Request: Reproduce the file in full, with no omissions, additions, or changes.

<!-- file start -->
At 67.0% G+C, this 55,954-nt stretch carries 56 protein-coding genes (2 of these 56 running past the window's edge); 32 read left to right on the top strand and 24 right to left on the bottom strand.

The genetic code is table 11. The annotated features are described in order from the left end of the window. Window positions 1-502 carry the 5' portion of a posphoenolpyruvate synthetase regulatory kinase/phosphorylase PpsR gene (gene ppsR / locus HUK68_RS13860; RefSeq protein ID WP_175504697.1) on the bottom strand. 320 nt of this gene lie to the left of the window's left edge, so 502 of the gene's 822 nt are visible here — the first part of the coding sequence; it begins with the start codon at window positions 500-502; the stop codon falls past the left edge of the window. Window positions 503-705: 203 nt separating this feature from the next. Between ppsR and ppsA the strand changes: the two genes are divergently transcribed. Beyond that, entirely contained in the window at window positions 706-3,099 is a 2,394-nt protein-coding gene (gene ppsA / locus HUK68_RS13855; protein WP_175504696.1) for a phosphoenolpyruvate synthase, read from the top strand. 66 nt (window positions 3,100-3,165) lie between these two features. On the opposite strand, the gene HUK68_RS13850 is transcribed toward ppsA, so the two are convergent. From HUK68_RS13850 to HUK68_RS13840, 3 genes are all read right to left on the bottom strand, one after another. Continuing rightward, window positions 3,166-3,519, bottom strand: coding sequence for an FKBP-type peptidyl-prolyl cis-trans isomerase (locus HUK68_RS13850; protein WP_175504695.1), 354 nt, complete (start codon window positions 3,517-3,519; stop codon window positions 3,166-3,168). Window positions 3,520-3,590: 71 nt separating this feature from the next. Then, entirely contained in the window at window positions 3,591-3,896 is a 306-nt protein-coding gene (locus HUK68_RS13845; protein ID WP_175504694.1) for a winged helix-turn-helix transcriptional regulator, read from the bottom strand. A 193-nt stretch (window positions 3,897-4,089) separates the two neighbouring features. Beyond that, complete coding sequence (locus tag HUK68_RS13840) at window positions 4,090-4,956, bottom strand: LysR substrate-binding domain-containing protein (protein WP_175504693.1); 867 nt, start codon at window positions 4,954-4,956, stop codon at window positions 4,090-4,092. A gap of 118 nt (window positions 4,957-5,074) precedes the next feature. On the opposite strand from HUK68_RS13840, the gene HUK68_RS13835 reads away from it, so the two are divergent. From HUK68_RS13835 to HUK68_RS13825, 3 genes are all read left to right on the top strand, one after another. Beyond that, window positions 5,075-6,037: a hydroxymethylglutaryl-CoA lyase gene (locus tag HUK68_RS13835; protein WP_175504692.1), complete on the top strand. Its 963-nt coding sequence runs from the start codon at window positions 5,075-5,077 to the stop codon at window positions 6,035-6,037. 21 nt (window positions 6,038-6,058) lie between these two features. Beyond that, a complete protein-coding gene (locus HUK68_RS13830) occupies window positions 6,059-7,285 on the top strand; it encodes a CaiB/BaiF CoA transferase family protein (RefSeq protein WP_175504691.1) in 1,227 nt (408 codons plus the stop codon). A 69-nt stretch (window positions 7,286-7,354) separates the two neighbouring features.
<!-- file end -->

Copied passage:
At 67.0% G+C, this 55,954-nt stretch carries 56 protein-coding genes (2 of these 56 running past the window's edge); 32 read left to right on the top strand and 24 right to left on the bottom strand.

The genetic code is table 11. The annotated features are described in order from the left end of the window. Window positions 1-502 carry the 5' portion of a posphoenolpyruvate synthetase regulatory kinase/phosphorylase PpsR gene (gene ppsR / locus HUK68_RS13860; RefSeq protein ID WP_175504697.1) on the bottom strand. 320 nt of this gene lie to the left of the window's left edge, so 502 of the gene's 822 nt are visible here — the first part of the coding sequence; it begins with the start codon at window positions 500-502; the stop codon falls past the left edge of the window. Window positions 503-705: 203 nt separating this feature from the next. Between ppsR and ppsA the strand changes: the two genes are divergently transcribed. Beyond that, entirely contained in the window at window positions 706-3,099 is a 2,394-nt protein-coding gene (gene ppsA / locus HUK68_RS13855; protein WP_175504696.1) for a phosphoenolpyruvate synthase, read from the top strand. 66 nt (window positions 3,100-3,165) lie between these two features. On the opposite strand, the gene HUK68_RS13850 is transcribed toward ppsA, so the two are convergent. From HUK68_RS13850 to HUK68_RS13840, 3 genes are all read right to left on the bottom strand, one after another. Continuing rightward, window positions 3,166-3,519, bottom strand: coding sequence for an FKBP-type peptidyl-prolyl cis-trans isomerase (locus HUK68_RS13850; protein WP_175504695.1), 354 nt, complete (start codon window positions 3,517-3,519; stop codon window positions 3,166-3,168). Window positions 3,520-3,590: 71 nt separating this feature from the next. Then, entirely contained in the window at window positions 3,591-3,896 is a 306-nt protein-coding gene (locus HUK68_RS13845; protein ID WP_175504694.1) for a winged helix-turn-helix transcriptional regulator, read from the bottom strand. A 193-nt stretch (window positions 3,897-4,089) separates the two neighbouring features. Beyond that, complete coding sequence (locus tag HUK68_RS13840) at window positions 4,090-4,956, bottom strand: LysR substrate-binding domain-containing protein (protein WP_175504693.1); 867 nt, start codon at window positions 4,954-4,956, stop codon at window positions 4,090-4,092. A gap of 118 nt (window positions 4,957-5,074) precedes the next feature. On the opposite strand from HUK68_RS13840, the gene HUK68_RS13835 reads away from it, so the two are divergent. From HUK68_RS13835 to HUK68_RS13825, 3 genes are all read left to right on the top strand, one after another. Beyond that, window positions 5,075-6,037: a hydroxymethylglutaryl-CoA lyase gene (locus tag HUK68_RS13835; protein WP_175504692.1), complete on the top strand. Its 963-nt coding sequence runs from the start codon at window positions 5,075-5,077 to the stop codon at window positions 6,035-6,037. 21 nt (window positions 6,038-6,058) lie between these two features. Beyond that, a complete protein-coding gene (locus HUK68_RS13830) occupies window positions 6,059-7,285 on the top strand; it encodes a CaiB/BaiF CoA transferase family protein (RefSeq protein WP_175504691.1) in 1,227 nt (408 codons plus the stop codon). A 69-nt stretch (window positions 7,286-7,354) separates the two neighbouring features.